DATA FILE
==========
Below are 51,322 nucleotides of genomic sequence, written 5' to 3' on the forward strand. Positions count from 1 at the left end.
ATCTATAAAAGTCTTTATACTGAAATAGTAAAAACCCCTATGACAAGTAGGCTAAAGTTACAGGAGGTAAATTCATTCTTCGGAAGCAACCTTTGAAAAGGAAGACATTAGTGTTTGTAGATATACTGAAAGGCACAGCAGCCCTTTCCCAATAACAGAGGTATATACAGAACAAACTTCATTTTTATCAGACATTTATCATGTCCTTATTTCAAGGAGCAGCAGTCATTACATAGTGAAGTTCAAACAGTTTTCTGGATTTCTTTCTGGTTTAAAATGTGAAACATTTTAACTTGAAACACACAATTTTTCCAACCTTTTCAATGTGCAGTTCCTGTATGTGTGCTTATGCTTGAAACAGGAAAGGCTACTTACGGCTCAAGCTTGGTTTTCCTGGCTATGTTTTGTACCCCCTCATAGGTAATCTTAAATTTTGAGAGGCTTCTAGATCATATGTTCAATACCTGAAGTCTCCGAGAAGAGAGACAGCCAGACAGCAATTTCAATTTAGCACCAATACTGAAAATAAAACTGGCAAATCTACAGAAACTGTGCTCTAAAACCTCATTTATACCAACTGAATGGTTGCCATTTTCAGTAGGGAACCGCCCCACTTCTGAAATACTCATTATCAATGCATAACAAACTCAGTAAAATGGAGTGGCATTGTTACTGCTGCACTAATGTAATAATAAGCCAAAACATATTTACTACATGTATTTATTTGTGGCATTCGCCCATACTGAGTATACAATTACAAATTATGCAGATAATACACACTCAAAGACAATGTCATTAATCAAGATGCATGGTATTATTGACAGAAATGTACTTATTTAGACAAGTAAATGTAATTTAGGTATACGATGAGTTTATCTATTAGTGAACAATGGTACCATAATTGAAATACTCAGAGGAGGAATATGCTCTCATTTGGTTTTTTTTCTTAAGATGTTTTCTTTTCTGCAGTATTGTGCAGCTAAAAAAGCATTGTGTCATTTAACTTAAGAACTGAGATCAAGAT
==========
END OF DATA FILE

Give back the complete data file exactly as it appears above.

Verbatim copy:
Below are 51,322 nucleotides of genomic sequence, written 5' to 3' on the forward strand. Positions count from 1 at the left end.
ATCTATAAAAGTCTTTATACTGAAATAGTAAAAACCCCTATGACAAGTAGGCTAAAGTTACAGGAGGTAAATTCATTCTTCGGAAGCAACCTTTGAAAAGGAAGACATTAGTGTTTGTAGATATACTGAAAGGCACAGCAGCCCTTTCCCAATAACAGAGGTATATACAGAACAAACTTCATTTTTATCAGACATTTATCATGTCCTTATTTCAAGGAGCAGCAGTCATTACATAGTGAAGTTCAAACAGTTTTCTGGATTTCTTTCTGGTTTAAAATGTGAAACATTTTAACTTGAAACACACAATTTTTCCAACCTTTTCAATGTGCAGTTCCTGTATGTGTGCTTATGCTTGAAACAGGAAAGGCTACTTACGGCTCAAGCTTGGTTTTCCTGGCTATGTTTTGTACCCCCTCATAGGTAATCTTAAATTTTGAGAGGCTTCTAGATCATATGTTCAATACCTGAAGTCTCCGAGAAGAGAGACAGCCAGACAGCAATTTCAATTTAGCACCAATACTGAAAATAAAACTGGCAAATCTACAGAAACTGTGCTCTAAAACCTCATTTATACCAACTGAATGGTTGCCATTTTCAGTAGGGAACCGCCCCACTTCTGAAATACTCATTATCAATGCATAACAAACTCAGTAAAATGGAGTGGCATTGTTACTGCTGCACTAATGTAATAATAAGCCAAAACATATTTACTACATGTATTTATTTGTGGCATTCGCCCATACTGAGTATACAATTACAAATTATGCAGATAATACACACTCAAAGACAATGTCATTAATCAAGATGCATGGTATTATTGACAGAAATGTACTTATTTAGACAAGTAAATGTAATTTAGGTATACGATGAGTTTATCTATTAGTGAACAATGGTACCATAATTGAAATACTCAGAGGAGGAATATGCTCTCATTTGGTTTTTTTTCTTAAGATGTTTTCTTTTCTGCAGTATTGTGCAGCTAAAAAAGCATTGTGTCATTTAACTTAAGAACTGAGATCAAGAT